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Woman, DON'T sing like a man

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Sarit_Aloni
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Hey! Just wanted to share... I have a choir of amateur... Every time we have new piece to do they are asking me Voice recordings of each of their parts... The trouble is after recording Baritone , Tenor and Bass my voice feels like train went over it... Although I do have a large rang (E3 - E5)

I hate the feeling on my throat after singing so low and for all the part...

I guess for now there is nothing to do about it because there is no other way making them study their parts.. (They don't like midi)... and I am not working with complicated programs that can do human voice... :o:| ANYWAY... gladly it is not often that we need to study something new..

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Are you a guy or a girl? E3 - E5 is only a 2 octave range and nowhere near the bottom end of a baritone, let alone bass. It sounds like you're forcing these low sounds, which is not healthy at all. If you need to sing these parts, you need to sing them at a pitch comfortable for you and let them drop/raise the octave accordingly.

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Nop--I was probably mistaken with the scale range.... (I don't use much those definitions) I am a soprano.. and I probably meant till E6...(from E3)...

(3 octaves) But you are right I shouldn't sing those staff for them... I will record it next time in another scale. Thanks!

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Why not sing them an octave or two higher?

You might want to re-read the original post. She has to sing all the parts to be recorded so that the other members of the choir have something to learn their parts. Basically, scratch tracks for training purposes. So, the key is to sing the part and let a studio whiz transpose it down.

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You might want to re-read the original post. She has to sing all the parts to be recorded so that the other members of the choir have something to learn their parts. Basically, scratch tracks for training purposes. So, the key is to sing the part and let a studio whiz transpose it down.

Yeah.. I did it in the past already but I think I should continue with that again... :) Thanks guy for the support...:)

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Sarit - you've got fantastic technique! Can you actually sing low enough for the baritone and bass parts? If so, maybe it is just a matter practicing down there with the right technique to get used to it? Not that I'm a big fan of Brett Manning, but he has trained himself to go super low, in a healthy way. If you can actually go that low, there is probably a way to do it healthy.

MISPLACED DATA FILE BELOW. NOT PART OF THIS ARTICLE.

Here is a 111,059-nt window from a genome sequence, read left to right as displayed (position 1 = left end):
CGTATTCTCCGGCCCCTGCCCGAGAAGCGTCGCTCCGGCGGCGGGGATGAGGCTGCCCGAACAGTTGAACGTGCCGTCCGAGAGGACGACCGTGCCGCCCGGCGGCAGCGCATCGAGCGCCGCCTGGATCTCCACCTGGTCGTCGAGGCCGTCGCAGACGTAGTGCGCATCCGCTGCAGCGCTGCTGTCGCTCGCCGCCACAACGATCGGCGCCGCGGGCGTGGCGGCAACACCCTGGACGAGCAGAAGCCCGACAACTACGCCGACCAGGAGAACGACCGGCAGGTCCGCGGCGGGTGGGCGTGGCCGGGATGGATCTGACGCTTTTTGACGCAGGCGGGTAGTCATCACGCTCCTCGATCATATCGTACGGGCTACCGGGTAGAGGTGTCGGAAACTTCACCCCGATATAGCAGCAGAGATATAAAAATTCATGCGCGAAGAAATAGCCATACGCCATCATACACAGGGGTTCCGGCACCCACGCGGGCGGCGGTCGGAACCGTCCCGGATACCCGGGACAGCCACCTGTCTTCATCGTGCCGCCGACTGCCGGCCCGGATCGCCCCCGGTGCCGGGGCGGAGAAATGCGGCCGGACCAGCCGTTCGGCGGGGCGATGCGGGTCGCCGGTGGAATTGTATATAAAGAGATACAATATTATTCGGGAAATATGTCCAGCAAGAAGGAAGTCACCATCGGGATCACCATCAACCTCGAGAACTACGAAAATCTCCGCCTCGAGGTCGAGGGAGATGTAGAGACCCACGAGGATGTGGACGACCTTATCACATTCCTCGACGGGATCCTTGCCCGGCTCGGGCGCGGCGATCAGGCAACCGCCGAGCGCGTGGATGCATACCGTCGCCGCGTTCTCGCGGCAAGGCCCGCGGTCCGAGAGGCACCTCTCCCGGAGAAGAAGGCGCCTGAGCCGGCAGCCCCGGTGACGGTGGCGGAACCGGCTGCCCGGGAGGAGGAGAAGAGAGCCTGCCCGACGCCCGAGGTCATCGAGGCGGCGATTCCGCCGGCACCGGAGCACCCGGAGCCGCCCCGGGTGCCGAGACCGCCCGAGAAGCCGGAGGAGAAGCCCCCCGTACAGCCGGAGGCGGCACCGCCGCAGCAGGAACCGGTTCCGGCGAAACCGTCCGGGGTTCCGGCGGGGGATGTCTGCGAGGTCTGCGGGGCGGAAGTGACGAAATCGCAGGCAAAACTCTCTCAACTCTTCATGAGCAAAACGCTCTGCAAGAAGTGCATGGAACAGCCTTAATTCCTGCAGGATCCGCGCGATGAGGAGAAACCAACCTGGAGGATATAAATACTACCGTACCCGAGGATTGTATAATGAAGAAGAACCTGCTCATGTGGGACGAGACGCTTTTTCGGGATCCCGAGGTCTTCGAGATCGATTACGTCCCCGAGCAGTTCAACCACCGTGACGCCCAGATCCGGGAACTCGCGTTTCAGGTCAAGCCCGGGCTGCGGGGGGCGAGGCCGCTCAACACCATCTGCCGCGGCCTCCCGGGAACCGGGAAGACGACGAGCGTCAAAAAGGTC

Can you post an example of you trying to sing down there? Your voice is so good that it would be kind of fun to hear what you do down in that range. ;)

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Hey Guitartrek! By the way , Do you have a name ?

Here are the examples :lol:

(It is not a concert recording.. just singing for the choir members ...)

(those recording are after I transposed everything 1 Tone Up... it should have been even lower.. (at first I recorded that that LOW.. GOSH)

And for your suggestion... I will have to prefer the solution of singer HIGHER next time.. I really tired my voice that day I recorded those staff..

There is nothing to do.. If you were born a Soprano (woman) NOTHING will change me into BASS :D

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Sarit - I listened to the bass part - the low note was F3. When you say 1 Tone up, do you mean 1 whole step? or 1 Octave? Anyway it sounds really good as it is and will be great for your choir. My name is Geno (in italian you would pronounce Gino);)

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Ah - now you're testing my Italian.:| I took one year of Italian when I was a voice major in college, but have forgot most of it.:( My italian business partners wish that I would learn it again. Me too. It would be very helpful.